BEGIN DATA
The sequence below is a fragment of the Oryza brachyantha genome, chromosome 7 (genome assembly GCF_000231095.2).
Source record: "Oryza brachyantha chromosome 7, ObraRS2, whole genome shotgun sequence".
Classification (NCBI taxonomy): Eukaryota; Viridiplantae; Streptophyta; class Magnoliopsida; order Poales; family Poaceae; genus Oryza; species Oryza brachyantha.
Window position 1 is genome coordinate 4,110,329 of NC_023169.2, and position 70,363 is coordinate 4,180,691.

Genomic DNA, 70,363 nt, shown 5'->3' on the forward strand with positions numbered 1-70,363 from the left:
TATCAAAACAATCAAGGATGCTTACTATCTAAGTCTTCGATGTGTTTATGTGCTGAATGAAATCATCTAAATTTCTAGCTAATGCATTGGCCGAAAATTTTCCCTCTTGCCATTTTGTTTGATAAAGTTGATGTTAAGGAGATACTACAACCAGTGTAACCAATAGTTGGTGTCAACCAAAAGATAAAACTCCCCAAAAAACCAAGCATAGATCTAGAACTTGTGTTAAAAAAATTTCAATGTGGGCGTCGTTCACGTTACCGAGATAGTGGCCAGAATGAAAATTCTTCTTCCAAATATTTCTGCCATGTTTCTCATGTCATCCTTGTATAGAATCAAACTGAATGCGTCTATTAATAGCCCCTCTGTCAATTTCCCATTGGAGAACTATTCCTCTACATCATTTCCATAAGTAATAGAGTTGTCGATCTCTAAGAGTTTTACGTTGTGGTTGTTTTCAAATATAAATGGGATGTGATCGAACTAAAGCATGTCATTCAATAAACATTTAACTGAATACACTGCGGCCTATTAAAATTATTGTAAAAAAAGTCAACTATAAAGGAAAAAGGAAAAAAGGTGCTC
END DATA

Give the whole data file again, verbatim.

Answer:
The sequence below is a fragment of the Oryza brachyantha genome, chromosome 7 (genome assembly GCF_000231095.2).
Source record: "Oryza brachyantha chromosome 7, ObraRS2, whole genome shotgun sequence".
Classification (NCBI taxonomy): Eukaryota; Viridiplantae; Streptophyta; class Magnoliopsida; order Poales; family Poaceae; genus Oryza; species Oryza brachyantha.
Window position 1 is genome coordinate 4,110,329 of NC_023169.2, and position 70,363 is coordinate 4,180,691.

Genomic DNA, 70,363 nt, shown 5'->3' on the forward strand with positions numbered 1-70,363 from the left:
TATCAAAACAATCAAGGATGCTTACTATCTAAGTCTTCGATGTGTTTATGTGCTGAATGAAATCATCTAAATTTCTAGCTAATGCATTGGCCGAAAATTTTCCCTCTTGCCATTTTGTTTGATAAAGTTGATGTTAAGGAGATACTACAACCAGTGTAACCAATAGTTGGTGTCAACCAAAAGATAAAACTCCCCAAAAAACCAAGCATAGATCTAGAACTTGTGTTAAAAAAATTTCAATGTGGGCGTCGTTCACGTTACCGAGATAGTGGCCAGAATGAAAATTCTTCTTCCAAATATTTCTGCCATGTTTCTCATGTCATCCTTGTATAGAATCAAACTGAATGCGTCTATTAATAGCCCCTCTGTCAATTTCCCATTGGAGAACTATTCCTCTACATCATTTCCATAAGTAATAGAGTTGTCGATCTCTAAGAGTTTTACGTTGTGGTTGTTTTCAAATATAAATGGGATGTGATCGAACTAAAGCATGTCATTCAATAAACATTTAACTGAATACACTGCGGCCTATTAAAATTATTGTAAAAAAAGTCAACTATAAAGGAAAAAGGAAAAAAGGTGCTC